Yakima spends millions on outside professionals

Yakima spends millions on outside professionals »Play Video
YAKIMA, Wash. -- Not all city jobs are performed by city employees. Yakima spends millions of dollars on outside professionals. KIMA asked the city manager who they are and why they're needed.

City Hall is home to roughly 750 workers. But, they're not the only ones getting a paycheck from the city of Yakima. To keep things running, Yakima hires outside professionals.

"We're generalists, so when we have unique demands, we have to go out and hire for that," said Yakima City Manager Tony O'Rourke.

Among those hired: lawyers, architects and consultants, to name a few. And, the price is going up.

Last year, Yakima spent about $13.5 million on professional services. That's up about $2 million from the year before. Yakima has budgeted to spend more than $15 million on contractors this year.

O'Rourke says big ticket items include engineering services for the wastewater facility, indigent defense, Dial-A-Ride services and medical care for employees and retirees. Doctor bills for police and fire retirees alone cost the city more than $1 million last year.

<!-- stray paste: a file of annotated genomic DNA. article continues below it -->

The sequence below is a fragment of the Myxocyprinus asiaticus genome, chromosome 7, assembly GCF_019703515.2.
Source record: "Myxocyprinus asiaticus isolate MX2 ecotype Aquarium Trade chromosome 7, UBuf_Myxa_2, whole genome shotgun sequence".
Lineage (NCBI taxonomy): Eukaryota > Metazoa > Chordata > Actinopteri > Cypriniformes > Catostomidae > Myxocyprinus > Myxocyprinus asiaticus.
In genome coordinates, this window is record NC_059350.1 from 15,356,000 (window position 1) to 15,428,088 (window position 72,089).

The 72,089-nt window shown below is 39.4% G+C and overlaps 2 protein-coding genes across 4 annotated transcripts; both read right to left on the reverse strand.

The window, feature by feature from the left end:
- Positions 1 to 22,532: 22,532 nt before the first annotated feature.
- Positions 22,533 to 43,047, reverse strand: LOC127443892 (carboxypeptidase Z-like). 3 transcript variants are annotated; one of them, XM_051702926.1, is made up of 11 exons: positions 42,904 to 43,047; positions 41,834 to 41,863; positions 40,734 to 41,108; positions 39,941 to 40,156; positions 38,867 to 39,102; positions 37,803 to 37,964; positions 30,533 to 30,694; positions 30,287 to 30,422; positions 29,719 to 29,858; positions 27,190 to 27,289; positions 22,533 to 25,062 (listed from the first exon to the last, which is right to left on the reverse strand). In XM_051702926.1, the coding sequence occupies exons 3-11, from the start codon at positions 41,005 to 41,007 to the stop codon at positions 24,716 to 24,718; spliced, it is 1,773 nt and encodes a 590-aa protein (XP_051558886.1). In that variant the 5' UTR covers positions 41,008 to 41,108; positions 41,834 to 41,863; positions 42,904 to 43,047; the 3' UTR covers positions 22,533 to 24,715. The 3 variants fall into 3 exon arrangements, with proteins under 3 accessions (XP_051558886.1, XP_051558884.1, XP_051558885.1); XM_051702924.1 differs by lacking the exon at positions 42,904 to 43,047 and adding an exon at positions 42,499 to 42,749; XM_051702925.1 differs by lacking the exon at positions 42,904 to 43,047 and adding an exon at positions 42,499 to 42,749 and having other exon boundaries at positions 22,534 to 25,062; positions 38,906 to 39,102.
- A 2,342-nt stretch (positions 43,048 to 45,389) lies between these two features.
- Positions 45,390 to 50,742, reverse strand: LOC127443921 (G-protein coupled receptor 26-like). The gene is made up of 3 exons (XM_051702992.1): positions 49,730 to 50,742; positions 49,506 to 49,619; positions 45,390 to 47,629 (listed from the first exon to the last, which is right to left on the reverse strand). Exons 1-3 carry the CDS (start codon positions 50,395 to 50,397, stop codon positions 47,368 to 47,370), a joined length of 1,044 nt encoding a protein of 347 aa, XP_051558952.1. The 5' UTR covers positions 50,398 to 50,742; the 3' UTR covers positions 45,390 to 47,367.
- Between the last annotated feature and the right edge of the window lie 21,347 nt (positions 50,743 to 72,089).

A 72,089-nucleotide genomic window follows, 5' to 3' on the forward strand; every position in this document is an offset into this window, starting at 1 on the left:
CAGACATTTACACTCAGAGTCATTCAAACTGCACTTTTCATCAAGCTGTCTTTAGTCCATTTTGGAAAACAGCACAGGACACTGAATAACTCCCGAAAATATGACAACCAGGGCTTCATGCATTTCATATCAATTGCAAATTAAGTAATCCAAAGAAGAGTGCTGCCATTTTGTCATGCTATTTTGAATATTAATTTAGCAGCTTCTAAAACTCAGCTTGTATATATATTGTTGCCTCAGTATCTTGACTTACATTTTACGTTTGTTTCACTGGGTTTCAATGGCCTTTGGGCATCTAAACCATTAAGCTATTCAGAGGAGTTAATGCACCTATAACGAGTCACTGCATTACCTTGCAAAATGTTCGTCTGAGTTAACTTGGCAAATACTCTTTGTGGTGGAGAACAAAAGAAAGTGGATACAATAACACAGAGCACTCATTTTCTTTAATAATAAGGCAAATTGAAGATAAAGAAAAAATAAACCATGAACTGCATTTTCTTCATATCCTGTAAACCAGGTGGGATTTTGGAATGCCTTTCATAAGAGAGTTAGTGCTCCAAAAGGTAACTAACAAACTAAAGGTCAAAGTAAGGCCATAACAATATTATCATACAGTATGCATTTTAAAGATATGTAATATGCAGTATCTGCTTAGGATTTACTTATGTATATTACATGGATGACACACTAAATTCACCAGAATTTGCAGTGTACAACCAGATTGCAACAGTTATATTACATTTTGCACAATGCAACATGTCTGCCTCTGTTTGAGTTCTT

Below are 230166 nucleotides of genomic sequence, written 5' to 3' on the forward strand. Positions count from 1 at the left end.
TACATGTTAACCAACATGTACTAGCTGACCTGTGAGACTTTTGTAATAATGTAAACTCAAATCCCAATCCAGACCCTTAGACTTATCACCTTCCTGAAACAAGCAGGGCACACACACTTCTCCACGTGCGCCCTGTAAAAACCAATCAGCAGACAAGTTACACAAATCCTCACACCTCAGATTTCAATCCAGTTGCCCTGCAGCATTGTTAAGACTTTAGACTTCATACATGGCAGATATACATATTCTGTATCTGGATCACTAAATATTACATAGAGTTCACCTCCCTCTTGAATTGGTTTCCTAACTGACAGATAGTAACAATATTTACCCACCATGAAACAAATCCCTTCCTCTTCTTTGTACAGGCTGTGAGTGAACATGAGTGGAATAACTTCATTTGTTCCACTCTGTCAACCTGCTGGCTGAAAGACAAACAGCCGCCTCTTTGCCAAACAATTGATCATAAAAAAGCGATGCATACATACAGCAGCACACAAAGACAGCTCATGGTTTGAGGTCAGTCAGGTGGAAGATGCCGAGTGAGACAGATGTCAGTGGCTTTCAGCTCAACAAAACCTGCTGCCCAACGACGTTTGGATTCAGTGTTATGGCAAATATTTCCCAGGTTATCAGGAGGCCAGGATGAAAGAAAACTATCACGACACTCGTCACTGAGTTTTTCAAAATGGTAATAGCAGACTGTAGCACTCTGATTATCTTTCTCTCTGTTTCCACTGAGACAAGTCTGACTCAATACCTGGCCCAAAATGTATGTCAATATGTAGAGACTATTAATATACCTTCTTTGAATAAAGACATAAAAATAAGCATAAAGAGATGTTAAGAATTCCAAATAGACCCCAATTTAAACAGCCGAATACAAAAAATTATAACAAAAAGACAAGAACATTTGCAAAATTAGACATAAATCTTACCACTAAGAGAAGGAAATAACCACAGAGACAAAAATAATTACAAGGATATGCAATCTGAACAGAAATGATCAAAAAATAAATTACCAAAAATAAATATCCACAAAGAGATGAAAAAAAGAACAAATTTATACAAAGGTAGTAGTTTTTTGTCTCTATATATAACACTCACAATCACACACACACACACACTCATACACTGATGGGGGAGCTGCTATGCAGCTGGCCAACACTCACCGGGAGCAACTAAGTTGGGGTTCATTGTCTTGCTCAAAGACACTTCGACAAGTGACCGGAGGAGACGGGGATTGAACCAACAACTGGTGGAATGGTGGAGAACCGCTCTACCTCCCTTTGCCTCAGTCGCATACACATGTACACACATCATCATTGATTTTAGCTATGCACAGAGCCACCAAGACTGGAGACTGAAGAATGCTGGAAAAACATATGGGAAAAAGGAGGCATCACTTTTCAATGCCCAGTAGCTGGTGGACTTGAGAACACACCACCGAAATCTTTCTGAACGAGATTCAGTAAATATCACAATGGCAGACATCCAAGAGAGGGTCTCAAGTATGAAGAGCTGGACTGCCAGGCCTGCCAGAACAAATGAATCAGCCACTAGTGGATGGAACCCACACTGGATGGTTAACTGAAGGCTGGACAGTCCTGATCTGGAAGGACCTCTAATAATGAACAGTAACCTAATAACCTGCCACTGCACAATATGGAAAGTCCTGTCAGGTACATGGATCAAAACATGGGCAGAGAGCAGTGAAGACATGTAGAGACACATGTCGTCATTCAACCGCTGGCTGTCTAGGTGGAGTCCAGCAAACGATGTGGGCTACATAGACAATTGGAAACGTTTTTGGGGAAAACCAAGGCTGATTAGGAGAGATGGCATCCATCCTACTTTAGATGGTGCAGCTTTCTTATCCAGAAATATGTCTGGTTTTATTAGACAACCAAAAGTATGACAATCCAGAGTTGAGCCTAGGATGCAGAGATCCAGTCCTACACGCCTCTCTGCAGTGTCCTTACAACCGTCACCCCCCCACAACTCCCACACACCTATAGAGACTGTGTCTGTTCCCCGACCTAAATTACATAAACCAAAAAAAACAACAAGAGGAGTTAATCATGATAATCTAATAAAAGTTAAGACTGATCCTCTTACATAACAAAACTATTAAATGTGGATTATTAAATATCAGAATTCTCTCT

"Like every other jurisdiction and community, our medical costs continue to rise," said O'Rourke.

Yakima also pays outside attorneys to represent the city in lawsuits.

"We're in an environment where people are litigious when something goes wrong, so we have to spend more money both on insurance premiums and also legal defense," O'Rourke said.

The city also contracts people to run Yakima's tourism programs and the Capitol Theatre, a city asset. But, there are also the longer-term capital improvement projects like the Cascade Mill site.

"To try to acquire that expertise would be cost-prohibitive," said O'Rourke.

He maintains it's less expensive to hire an expert to deal with a problem, get it resolved and then end the relationship, rather than taking on fixed costs like a salary and benefits.

Other outside professionals hired by the city include a lobbyist in Washington, D.C., security at Municipal Court, animal control officers and crews to handle snow removal, among others.